May 28, 2009
Trained in a school of doing anthropology that emphasized extended case studies of conflict and process within social structures, VICTOR TURNER (1920-83) did it brilliantly. But Turner was interested in affect as well as structure, turning to Freud and phenomenology — and, late in his life, to neuroscience — for inspiration. In linguistic terms, that is, he became a code-switcher, writing at one moment about the numinous aspects of cultural symbols, then about their structural function. While others followed Levi-Strauss and Geertz in analyzing culture as text, Turner viewed social relations as theater, with unscripted moments that were potential sites of change. Though it’s not generally acknowledged, Turner is a key theoretical progenitor of many of our culture’s most revered countercultural spaces: Woodstock, Lollapalooza, Burning Man. How? He exploded van Gennep’s idea of an interstitial space in all rites of passage into the mega-concept of liminality; he then described that utopian, anomic place where status hierarchies dissolve and creative symbolic manipulation and identity transformation happens and dubbed it communitas. Wannabe Liminals have been seeking communitas ever since.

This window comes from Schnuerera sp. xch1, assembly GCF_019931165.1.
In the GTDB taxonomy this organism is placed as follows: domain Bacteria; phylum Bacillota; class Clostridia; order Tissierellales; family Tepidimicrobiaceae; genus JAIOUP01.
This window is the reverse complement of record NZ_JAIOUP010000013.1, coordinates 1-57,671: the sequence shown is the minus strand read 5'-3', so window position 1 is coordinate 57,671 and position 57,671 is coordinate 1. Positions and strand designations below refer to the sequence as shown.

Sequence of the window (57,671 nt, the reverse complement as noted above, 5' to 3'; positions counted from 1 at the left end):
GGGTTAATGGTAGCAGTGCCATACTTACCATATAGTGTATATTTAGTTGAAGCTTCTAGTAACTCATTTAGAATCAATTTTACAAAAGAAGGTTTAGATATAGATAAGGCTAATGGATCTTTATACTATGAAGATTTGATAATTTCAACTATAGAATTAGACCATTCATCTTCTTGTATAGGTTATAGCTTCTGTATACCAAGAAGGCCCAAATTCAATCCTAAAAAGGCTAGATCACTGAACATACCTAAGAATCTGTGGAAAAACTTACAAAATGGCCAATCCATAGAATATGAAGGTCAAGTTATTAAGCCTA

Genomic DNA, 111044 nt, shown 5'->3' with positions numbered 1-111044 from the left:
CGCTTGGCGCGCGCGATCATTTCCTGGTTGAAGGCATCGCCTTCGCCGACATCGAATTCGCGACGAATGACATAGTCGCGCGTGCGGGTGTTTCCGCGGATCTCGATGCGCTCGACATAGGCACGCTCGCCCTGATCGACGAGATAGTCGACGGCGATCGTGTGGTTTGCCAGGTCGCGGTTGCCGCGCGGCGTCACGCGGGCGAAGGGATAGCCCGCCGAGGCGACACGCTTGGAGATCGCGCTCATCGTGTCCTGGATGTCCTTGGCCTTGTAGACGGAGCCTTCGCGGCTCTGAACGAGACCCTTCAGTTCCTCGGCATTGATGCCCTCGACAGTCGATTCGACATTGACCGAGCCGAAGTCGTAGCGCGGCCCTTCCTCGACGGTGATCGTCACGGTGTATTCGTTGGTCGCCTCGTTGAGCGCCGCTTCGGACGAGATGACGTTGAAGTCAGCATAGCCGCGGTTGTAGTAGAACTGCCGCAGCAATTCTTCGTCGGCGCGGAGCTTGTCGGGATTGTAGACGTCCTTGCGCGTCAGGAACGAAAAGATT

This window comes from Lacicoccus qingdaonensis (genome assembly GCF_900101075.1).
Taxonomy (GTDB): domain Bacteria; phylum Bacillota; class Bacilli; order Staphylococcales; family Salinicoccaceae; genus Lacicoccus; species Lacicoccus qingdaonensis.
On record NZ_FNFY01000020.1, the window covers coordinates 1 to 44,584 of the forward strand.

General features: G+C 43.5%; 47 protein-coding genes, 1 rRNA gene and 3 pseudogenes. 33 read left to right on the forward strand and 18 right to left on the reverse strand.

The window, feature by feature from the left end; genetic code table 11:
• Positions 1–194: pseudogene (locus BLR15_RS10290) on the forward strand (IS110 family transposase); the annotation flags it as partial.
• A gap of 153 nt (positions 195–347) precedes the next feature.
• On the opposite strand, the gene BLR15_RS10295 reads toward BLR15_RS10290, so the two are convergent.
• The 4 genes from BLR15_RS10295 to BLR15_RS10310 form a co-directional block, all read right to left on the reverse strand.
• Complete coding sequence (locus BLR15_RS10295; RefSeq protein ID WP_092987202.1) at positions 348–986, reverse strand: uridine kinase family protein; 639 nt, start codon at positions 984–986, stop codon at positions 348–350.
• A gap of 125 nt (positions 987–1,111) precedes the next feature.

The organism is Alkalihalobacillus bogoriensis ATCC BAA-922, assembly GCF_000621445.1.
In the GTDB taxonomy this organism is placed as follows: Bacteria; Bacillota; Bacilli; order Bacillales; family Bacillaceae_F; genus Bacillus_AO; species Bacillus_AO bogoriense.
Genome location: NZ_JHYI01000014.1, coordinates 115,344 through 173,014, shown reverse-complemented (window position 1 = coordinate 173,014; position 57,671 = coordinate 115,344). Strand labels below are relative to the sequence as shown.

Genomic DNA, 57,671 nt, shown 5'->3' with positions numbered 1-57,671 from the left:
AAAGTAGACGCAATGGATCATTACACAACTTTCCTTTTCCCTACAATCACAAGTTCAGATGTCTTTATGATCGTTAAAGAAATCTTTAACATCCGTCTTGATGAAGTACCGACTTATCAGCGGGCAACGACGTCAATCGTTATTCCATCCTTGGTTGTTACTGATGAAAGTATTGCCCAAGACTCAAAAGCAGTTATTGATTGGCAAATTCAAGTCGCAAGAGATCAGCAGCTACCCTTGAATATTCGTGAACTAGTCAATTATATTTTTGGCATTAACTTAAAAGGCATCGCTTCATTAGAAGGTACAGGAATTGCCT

READ MORE about members of the New Gods Generation (1914-23).